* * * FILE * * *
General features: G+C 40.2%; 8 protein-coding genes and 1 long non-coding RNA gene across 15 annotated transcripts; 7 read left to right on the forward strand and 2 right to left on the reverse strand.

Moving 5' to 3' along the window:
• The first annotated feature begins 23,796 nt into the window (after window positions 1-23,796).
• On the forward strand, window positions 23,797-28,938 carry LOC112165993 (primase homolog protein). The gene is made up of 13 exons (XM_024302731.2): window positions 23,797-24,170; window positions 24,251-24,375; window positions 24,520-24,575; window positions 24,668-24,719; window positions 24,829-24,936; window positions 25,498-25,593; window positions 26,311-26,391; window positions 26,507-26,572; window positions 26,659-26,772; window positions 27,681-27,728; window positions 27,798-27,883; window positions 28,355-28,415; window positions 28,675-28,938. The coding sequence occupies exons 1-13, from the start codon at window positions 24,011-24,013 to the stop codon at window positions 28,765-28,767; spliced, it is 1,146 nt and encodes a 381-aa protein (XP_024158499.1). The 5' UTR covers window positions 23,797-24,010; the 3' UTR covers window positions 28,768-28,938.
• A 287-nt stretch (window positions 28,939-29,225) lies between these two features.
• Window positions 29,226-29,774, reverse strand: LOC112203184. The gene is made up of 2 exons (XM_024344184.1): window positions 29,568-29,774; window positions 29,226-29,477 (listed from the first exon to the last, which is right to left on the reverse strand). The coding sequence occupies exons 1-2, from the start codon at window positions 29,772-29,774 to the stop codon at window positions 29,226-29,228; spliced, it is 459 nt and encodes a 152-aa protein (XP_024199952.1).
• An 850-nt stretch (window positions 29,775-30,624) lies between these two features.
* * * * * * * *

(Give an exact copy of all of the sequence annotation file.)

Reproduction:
General features: G+C 40.2%; 8 protein-coding genes and 1 long non-coding RNA gene across 15 annotated transcripts; 7 read left to right on the forward strand and 2 right to left on the reverse strand.

Moving 5' to 3' along the window:
• The first annotated feature begins 23,796 nt into the window (after window positions 1-23,796).
• On the forward strand, window positions 23,797-28,938 carry LOC112165993 (primase homolog protein). The gene is made up of 13 exons (XM_024302731.2): window positions 23,797-24,170; window positions 24,251-24,375; window positions 24,520-24,575; window positions 24,668-24,719; window positions 24,829-24,936; window positions 25,498-25,593; window positions 26,311-26,391; window positions 26,507-26,572; window positions 26,659-26,772; window positions 27,681-27,728; window positions 27,798-27,883; window positions 28,355-28,415; window positions 28,675-28,938. The coding sequence occupies exons 1-13, from the start codon at window positions 24,011-24,013 to the stop codon at window positions 28,765-28,767; spliced, it is 1,146 nt and encodes a 381-aa protein (XP_024158499.1). The 5' UTR covers window positions 23,797-24,010; the 3' UTR covers window positions 28,768-28,938.
• A 287-nt stretch (window positions 28,939-29,225) lies between these two features.
• Window positions 29,226-29,774, reverse strand: LOC112203184. The gene is made up of 2 exons (XM_024344184.1): window positions 29,568-29,774; window positions 29,226-29,477 (listed from the first exon to the last, which is right to left on the reverse strand). The coding sequence occupies exons 1-2, from the start codon at window positions 29,772-29,774 to the stop codon at window positions 29,226-29,228; spliced, it is 459 nt and encodes a 152-aa protein (XP_024199952.1).
• An 850-nt stretch (window positions 29,775-30,624) lies between these two features.